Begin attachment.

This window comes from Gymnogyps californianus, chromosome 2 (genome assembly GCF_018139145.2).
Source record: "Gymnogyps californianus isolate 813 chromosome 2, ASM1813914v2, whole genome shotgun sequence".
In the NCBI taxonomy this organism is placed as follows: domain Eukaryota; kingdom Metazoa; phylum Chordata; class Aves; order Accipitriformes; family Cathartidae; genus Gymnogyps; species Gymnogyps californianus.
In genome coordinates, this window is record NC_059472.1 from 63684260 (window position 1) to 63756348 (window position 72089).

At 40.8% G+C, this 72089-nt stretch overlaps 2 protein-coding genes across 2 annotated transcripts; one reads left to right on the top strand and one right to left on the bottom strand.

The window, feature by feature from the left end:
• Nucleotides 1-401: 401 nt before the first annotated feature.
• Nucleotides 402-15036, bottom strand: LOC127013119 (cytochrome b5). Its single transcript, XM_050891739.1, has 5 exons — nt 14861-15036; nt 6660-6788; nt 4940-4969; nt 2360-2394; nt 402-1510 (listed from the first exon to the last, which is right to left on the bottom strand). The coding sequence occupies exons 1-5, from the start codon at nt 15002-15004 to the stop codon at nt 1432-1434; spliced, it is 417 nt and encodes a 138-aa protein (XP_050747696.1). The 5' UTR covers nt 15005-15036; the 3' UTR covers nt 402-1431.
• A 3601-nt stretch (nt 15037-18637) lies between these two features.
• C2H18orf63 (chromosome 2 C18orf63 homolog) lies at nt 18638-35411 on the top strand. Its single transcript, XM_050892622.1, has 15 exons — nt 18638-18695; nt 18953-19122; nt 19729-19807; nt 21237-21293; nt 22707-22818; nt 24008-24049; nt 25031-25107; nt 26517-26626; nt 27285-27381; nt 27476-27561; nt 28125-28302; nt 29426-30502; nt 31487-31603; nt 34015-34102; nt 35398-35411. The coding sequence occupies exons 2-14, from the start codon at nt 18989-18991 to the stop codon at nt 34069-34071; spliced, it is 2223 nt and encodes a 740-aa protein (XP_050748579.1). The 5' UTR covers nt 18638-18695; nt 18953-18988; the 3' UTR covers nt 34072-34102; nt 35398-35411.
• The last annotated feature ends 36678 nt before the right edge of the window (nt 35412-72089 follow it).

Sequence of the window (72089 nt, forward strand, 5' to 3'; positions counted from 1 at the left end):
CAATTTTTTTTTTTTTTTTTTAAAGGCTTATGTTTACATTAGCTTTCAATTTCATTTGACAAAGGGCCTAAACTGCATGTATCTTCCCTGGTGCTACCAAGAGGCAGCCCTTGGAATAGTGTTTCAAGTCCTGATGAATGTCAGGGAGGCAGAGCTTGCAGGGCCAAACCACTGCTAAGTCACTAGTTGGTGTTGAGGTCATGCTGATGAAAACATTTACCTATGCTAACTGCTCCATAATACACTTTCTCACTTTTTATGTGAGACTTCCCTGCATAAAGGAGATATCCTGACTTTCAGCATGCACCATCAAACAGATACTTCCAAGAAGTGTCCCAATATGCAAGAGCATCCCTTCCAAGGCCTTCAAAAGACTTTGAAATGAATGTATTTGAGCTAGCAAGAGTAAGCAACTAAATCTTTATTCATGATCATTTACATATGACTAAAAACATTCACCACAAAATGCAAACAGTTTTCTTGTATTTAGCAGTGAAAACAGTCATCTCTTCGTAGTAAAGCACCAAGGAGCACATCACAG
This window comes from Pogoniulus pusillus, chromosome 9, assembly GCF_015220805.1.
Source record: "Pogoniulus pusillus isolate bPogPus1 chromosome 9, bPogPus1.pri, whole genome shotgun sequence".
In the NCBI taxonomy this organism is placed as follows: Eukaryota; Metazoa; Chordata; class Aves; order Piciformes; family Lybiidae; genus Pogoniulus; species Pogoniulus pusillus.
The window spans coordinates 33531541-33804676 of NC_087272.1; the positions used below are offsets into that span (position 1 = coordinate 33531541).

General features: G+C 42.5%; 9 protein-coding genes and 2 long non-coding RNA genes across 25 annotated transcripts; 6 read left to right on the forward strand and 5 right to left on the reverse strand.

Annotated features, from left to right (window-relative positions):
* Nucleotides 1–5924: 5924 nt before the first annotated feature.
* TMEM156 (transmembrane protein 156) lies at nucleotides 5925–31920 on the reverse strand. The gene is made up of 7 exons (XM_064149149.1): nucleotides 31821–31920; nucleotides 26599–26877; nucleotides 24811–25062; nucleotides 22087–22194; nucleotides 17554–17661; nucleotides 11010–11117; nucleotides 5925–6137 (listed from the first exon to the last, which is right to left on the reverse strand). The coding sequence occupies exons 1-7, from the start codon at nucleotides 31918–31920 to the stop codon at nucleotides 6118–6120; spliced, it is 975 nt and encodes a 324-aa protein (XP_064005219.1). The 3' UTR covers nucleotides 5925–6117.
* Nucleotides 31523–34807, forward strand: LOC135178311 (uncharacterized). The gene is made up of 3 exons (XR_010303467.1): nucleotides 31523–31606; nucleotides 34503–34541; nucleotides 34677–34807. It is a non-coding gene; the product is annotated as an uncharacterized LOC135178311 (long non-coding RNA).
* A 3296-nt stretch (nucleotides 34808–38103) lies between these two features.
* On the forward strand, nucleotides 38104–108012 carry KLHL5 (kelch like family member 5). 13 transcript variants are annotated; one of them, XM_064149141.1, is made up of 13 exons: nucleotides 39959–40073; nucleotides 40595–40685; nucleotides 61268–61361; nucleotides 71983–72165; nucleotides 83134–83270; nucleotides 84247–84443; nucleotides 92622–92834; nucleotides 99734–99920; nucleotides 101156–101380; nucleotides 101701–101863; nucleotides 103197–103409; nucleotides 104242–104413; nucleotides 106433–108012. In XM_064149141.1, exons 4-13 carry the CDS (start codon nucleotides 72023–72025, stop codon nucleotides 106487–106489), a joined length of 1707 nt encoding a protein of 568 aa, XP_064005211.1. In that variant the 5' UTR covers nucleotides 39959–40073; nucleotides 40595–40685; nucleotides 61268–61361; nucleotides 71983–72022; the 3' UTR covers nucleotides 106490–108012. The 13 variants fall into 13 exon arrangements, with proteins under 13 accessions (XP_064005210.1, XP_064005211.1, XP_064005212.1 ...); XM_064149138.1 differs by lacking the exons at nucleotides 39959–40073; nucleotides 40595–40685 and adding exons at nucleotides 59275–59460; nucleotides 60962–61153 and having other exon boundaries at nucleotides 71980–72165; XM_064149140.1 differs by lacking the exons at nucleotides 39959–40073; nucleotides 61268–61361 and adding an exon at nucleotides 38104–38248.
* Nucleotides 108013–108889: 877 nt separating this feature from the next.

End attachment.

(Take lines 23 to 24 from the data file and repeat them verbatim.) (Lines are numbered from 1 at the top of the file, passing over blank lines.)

* A 3296-nt stretch (nucleotides 34808–38103) lies between these two features.
* On the forward strand, nucleotides 38104–108012 carry KLHL5 (kelch like family member 5). 13 transcript variants are annotated; one of them, XM_064149141.1, is made up of 13 exons: nucleotides 39959–40073; nucleotides 40595–40685; nucleotides 61268–61361; nucleotides 71983–72165; nucleotides 83134–83270; nucleotides 84247–84443; nucleotides 92622–92834; nucleotides 99734–99920; nucleotides 101156–101380; nucleotides 101701–101863; nucleotides 103197–103409; nucleotides 104242–104413; nucleotides 106433–108012. In XM_064149141.1, exons 4-13 carry the CDS (start codon nucleotides 72023–72025, stop codon nucleotides 106487–106489), a joined length of 1707 nt encoding a protein of 568 aa, XP_064005211.1. In that variant the 5' UTR covers nucleotides 39959–40073; nucleotides 40595–40685; nucleotides 61268–61361; nucleotides 71983–72022; the 3' UTR covers nucleotides 106490–108012. The 13 variants fall into 13 exon arrangements, with proteins under 13 accessions (XP_064005210.1, XP_064005211.1, XP_064005212.1 ...); XM_064149138.1 differs by lacking the exons at nucleotides 39959–40073; nucleotides 40595–40685 and adding exons at nucleotides 59275–59460; nucleotides 60962–61153 and having other exon boundaries at nucleotides 71980–72165; XM_064149140.1 differs by lacking the exons at nucleotides 39959–40073; nucleotides 61268–61361 and adding an exon at nucleotides 38104–38248.